American Megachurches: Multiple locations and multiple services

It’s hardly all that novel for a church to have multiple services. That’s been going on for a long time. But the survey found that more churches are having more services. Why?

* Buildings are expensive. Multiple services avoid having to spend outrageous sums to build huge facilities.

* Land is hard to come by. In large cities, a campus large enough for a 5,000-seat auditorium, with classrooms, etc. may be impossible to find, unless the church moves many miles away. It’s just far more fiscally responsible to hold multiple services.

* People need different schedules. Some members work Sundays and need a Saturday night service. Some have early shifts. When a church goes to multiple services, it can accommodate more people.

* Zoning. Some cities have adopted zoning ordinances that are church-unfriendly. They may not allow a large enough parking lot or building. Several churches have found themselves in court over these kinds of issues.

On the whole, the trend to multiple services is good, I think, because it frees up financial resources for better things.

Multiple campuses, on the other hand, is a trend I didn’t see coming. But it’s caught on even here in Tuscaloosa, where we have a campus of a Birmingham church.

The idea is that the sermon is shown by video feed on a screen, either live or via DVD. People are so used to watching TV that they don’t mind not seeing the preacher in person. After all, in some large churches, members sit so far from the pulpit, they have to watch the screen just to see the preacher!

In such churches, a non-preaching pastor is  hired for the separate campuses. He serves the church in every way other than preaching, which gives him more time for other duties.

The local church that went to multiple campuses originally did so because they couldn’t find a site to build the bigger building they needed. And once they built one daughter location, they spread to other communities.

There’s been a lot of discussion regarding the advantages and disadvatages of this approach. Obviously, it’s unconventional. But I expect to see more and more of this style. It is, after all, very American. I mean, we’d rather watch the NFL on TV rather than go to a local high school game. We’d rather listen to Eric Clapton on CD rather than hear a local artist perform. We are used to seeing and hearing the very best electronically. It’s no surprise that some of us would rather hear a great preacher 100 miles away rather than a mediocre one 50 feet away.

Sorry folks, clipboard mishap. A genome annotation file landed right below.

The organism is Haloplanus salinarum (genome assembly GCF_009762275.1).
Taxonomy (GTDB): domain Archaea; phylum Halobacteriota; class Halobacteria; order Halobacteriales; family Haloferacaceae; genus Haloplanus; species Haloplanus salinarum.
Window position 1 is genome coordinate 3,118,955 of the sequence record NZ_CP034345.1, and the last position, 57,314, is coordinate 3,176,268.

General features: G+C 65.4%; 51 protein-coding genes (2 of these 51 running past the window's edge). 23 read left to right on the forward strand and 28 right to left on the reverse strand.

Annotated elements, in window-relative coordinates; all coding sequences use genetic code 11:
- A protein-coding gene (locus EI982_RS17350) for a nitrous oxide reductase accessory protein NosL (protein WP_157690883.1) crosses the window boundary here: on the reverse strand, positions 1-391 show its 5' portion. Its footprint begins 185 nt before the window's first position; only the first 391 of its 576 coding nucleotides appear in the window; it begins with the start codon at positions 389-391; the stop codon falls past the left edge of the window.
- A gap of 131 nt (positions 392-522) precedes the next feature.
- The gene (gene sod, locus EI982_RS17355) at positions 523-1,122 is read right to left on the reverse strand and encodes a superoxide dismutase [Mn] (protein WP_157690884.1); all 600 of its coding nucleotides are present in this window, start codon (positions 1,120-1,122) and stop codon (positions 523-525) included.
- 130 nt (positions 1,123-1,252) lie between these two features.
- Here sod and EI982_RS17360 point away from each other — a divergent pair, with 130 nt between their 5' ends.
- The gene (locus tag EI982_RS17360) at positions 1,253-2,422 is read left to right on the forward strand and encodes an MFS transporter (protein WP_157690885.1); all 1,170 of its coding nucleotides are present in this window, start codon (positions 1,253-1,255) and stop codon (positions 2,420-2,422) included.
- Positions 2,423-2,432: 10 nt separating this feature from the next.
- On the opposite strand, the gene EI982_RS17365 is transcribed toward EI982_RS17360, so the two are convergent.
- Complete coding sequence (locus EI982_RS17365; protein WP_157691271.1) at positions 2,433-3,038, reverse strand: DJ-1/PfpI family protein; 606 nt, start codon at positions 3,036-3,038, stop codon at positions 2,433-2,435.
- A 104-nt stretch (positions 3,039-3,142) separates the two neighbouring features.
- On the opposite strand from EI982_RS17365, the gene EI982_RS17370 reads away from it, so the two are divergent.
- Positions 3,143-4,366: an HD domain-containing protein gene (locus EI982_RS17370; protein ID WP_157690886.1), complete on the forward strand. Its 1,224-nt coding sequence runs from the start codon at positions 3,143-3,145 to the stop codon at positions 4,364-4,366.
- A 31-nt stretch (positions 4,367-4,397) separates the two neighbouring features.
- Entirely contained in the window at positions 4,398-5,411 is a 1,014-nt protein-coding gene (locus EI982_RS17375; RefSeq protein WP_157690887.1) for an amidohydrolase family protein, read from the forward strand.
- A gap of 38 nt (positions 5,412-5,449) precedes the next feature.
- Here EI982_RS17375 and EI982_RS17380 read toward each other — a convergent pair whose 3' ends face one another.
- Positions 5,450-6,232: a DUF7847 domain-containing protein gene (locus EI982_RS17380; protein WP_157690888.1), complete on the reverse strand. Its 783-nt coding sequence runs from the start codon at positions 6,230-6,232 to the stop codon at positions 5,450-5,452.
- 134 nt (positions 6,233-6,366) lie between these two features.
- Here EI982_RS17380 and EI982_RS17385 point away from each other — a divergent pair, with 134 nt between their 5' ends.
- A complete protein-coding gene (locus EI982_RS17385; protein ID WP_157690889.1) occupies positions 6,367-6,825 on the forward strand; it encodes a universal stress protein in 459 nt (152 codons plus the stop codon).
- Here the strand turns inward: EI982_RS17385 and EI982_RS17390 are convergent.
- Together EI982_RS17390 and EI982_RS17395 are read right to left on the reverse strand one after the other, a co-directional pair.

It’s interesting to ponder how far this will spread. I mean, will people open up mini-Saddleback churches with Rick Warren DVD sermons? We could find churches virtually franchised — and very preacher-centric, which is a dangerous concern. I mean, if loyalty to the preacher is the foundation of the congregation, what happens when he retires — or is caught in scandal? 

And there’s something just deeply disturbing about turning church into a commodity.

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About Jay F Guin

My name is Jay Guin, and I’m a retired elder. I wrote The Holy Spirit and Revolutionary Grace about 18 years ago. I’ve spoken at the Pepperdine, Lipscomb, ACU, Harding, and Tulsa lectureships and at ElderLink. My wife’s name is Denise, and I have four sons, Chris, Jonathan, Tyler, and Philip. I have two grandchildren. And I practice law.
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One Response to American Megachurches: Multiple locations and multiple services

  1. Anon says:

    Old post, I know.

    The largest UMC in the US in Leawood, KS has a 3100 seat auditorium. A permanent sanctuary is going up, but will only seat 3500, down from the originally planned 7000. Why?

    Some cities wouldn’t approve of a building that large. Too many residential neighbors.

    Multi campus and multi service offers…. Well, something for everyone. You can have a traditional service with organ and choir, a new traditions service with acoustic band, traditional choir and orchestra, or full band. You can fit 14000 people in two services in a 7000 seat sanctuary, however you may not get them all to agree on the worship style!

    Multi campus gives the ability to meet people where they are at. Closer to their neighborhood. Or maybe the campus turns an old bar into a house of worship.

    Online streaming is big too. Sick? On vacation? Just worship wherever you are. I know of assisted living homes that live stream worship as secondary locations. One snow storm Sunday, that UMC had over 8000 people join online. When some churches cancel because of weather, they tell their members to worship online at other churches around the country. Something to think about.

    This can put a preacher up on a pedestal. They need our continual prayers.

    Thanks for your blog, Jay. It is incredibly inspiring, disheartening, and food for the soul, all wrapped up like a breakfast burrito. I echo your calls for unity and grace and a return to the original Restoration Movement ideas.

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